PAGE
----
“Are you… That is, I heard you were engaged.” My words hang in the air, and even I can hear the desperate tinge in them.
Mr. Barrett stops abruptly, the horse shaking the bridle in protest.
“Engaged? Well,” he says with a frown, “that would cer­tainly be news to me.” His look softens. “Where did you hear that?”
“Mrs. Tidewell.” I feel like a tattling child, though my shame is tempered with a deep sense of relief.
“Ah,” he says, picking up the pace again. “I’m not sure I would put so much stock in what Mrs. Tidewell says when it comes to other people’s business.”
We walk a little farther in silence. There’s a tension in Mr. Barrett’s face like he wants to say something else but is bat­tling himself. Finally he asks, “What else did Mrs. Tidewell tell you?”
“Nothing,” I say a little too quickly. “Nothing at all. Just that.”
We’ve reached the fork in the road. The horse swipes its tail at an invisible irritant and paws at the dirt, wondering why we’ve stopped. The air hangs heavy with expectancy, and I’m not ready to say goodbye yet. Still embarrassed and unable to meet Mr. Barrett’s eyes, I stroke the horse’s warm, downy nose, and direct my goodbyes to it instead.
“Such a sweet horse,” I murmur. Our horses are carriage horses, not much interested in human company unless you have something sweet for them, and even then they merely offer a sideways glance while they munch away. Mr. Barrett’s horse is as gentle and sweet as a puppy.
“Lydia,” he says after a moment. “Before you go, there’s something I’d like to ask you.”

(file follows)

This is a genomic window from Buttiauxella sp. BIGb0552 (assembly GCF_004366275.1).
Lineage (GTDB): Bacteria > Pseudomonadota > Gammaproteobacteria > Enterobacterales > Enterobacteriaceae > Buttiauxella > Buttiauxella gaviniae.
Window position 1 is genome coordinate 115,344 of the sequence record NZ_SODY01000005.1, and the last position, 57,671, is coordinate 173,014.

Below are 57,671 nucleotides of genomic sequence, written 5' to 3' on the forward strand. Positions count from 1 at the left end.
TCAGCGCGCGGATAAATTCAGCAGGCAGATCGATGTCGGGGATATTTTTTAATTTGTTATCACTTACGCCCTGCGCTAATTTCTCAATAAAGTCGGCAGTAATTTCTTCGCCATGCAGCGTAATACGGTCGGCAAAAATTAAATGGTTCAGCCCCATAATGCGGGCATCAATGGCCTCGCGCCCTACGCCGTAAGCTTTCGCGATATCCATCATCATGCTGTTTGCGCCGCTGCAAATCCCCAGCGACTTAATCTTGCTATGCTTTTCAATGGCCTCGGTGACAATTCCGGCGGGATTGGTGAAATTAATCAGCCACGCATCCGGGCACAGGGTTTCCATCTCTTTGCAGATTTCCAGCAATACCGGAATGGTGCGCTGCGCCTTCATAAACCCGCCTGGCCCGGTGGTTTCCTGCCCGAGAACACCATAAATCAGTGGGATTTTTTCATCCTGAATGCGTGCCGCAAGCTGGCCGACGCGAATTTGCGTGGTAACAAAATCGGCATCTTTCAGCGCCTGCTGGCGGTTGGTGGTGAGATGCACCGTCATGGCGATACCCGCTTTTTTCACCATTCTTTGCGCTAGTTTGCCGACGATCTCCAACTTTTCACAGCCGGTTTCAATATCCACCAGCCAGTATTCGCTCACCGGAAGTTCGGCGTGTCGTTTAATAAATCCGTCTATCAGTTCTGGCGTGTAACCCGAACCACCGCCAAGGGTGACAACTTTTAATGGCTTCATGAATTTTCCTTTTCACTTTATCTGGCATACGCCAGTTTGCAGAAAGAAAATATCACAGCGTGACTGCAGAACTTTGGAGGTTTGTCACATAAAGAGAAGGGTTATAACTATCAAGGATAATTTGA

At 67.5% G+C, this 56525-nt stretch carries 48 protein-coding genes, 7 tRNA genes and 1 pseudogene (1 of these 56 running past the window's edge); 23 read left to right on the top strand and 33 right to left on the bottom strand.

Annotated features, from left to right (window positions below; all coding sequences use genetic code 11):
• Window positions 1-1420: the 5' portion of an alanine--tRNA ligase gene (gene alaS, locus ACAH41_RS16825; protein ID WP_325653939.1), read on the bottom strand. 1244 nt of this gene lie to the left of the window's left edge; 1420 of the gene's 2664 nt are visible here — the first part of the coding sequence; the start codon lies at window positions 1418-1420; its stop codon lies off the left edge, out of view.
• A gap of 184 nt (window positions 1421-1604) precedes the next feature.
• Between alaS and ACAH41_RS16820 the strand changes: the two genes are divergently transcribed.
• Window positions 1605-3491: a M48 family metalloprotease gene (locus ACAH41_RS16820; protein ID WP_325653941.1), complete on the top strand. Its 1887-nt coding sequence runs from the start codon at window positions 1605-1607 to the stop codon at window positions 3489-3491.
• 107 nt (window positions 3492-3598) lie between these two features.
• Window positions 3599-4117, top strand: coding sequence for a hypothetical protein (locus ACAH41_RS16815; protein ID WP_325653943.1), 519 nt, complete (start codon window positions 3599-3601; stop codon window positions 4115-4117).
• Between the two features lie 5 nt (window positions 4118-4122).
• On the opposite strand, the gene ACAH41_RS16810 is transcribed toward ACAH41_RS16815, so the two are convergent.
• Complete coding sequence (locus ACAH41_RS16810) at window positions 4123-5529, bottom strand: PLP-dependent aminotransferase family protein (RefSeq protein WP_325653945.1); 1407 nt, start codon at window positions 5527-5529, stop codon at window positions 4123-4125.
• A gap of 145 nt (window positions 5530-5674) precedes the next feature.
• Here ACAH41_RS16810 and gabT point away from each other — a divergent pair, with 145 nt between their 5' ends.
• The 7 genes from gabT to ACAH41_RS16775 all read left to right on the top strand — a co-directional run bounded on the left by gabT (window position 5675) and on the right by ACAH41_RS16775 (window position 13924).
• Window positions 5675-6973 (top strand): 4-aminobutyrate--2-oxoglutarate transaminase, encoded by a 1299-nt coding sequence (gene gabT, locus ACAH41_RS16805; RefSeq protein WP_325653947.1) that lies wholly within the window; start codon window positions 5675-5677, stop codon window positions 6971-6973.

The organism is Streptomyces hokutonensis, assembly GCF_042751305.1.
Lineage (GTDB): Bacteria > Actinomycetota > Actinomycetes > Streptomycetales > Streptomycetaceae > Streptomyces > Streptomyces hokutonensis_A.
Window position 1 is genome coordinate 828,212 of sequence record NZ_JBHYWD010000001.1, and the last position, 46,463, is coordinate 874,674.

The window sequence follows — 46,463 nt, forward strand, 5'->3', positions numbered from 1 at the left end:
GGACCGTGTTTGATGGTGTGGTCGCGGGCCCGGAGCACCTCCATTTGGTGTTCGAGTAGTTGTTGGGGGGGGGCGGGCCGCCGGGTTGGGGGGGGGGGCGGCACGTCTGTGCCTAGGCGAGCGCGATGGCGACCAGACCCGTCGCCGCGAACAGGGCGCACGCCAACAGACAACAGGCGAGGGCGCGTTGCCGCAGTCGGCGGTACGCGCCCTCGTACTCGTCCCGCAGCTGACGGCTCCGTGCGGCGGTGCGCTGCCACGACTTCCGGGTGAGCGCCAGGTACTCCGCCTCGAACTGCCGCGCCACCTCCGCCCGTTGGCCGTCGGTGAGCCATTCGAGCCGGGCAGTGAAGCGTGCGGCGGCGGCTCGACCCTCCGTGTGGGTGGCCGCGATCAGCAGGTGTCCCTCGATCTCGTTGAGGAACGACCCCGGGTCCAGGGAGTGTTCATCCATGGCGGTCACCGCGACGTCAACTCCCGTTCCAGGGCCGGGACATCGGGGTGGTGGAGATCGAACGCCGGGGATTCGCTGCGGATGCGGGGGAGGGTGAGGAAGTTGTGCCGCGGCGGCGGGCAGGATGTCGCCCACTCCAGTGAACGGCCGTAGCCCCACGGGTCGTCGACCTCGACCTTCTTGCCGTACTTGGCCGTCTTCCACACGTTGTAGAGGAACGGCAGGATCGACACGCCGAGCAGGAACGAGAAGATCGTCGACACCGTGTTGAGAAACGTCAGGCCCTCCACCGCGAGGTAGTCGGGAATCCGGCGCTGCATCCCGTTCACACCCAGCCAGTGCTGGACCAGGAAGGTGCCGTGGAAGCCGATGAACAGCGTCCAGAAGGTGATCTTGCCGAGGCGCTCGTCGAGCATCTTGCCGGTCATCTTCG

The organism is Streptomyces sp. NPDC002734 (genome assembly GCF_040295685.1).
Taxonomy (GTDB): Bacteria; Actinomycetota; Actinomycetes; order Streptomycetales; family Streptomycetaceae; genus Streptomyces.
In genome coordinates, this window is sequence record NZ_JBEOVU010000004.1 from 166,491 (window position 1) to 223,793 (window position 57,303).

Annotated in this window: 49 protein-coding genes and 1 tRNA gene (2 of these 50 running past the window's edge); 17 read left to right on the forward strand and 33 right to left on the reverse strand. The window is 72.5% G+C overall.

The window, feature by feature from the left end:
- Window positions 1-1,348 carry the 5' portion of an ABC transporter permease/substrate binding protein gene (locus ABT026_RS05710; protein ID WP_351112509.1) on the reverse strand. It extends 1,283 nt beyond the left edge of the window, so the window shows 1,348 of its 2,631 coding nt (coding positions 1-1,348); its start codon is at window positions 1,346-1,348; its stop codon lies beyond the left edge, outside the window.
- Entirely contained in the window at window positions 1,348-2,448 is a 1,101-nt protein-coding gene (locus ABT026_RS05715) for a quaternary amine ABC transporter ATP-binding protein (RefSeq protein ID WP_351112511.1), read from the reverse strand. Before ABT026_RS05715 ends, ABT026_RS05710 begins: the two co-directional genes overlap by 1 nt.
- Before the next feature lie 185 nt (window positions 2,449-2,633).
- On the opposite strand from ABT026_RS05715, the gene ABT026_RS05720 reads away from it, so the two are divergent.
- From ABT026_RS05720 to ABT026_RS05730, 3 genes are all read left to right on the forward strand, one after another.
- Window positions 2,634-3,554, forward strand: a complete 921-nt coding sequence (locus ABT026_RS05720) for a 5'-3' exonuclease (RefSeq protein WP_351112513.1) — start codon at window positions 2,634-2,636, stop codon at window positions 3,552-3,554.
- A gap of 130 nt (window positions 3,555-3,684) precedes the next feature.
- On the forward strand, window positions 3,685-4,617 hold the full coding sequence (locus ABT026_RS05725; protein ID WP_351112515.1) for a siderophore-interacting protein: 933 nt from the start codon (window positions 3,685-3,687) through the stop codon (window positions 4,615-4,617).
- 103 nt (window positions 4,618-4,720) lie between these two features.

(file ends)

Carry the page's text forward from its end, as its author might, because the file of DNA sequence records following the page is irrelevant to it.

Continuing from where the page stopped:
The horse bobs its head in blissful appreciation as I scratch behind its big, feathery ears. “Mmm?”
“Perhaps now isn’t the right time.”
Something in his tone snaps me back to attention, and for the first time since we stopped I realize that he hasn’t taken his eyes off me.
“You can ask me now. You can ask me anything. What is it?” I say breathlessly.
He looks around the country road as if to make sure we are truly alone, his gaze flitting from the golden treetops to the darkening clouds above. Then, so quickly and so gently that I hardly have time to register what’s happening, he takes my chin in his hand and tilts my face up, pressing his lips to mine. His body moves close to me and everything in me comes alive. I want to press myself against his chest, wrap my arms around him and feel the steady beat of his heart like I felt that night at the pond.
My body explodes with warmth, an exhilarating sensation starting where his lips meet mine, running like a fuse down my spine. My knees are weak, but he’s there, holding me upright to him like his life depended on it. It’s a long, slow kiss, expertly administered. When we pull away, I can barely breathe. Drowsily, I open my eyes. He’s flushed and sparkling. With one hand still cupped under my chin, he takes his other and gently as a breeze tucks a stray lock of hair behind my ear.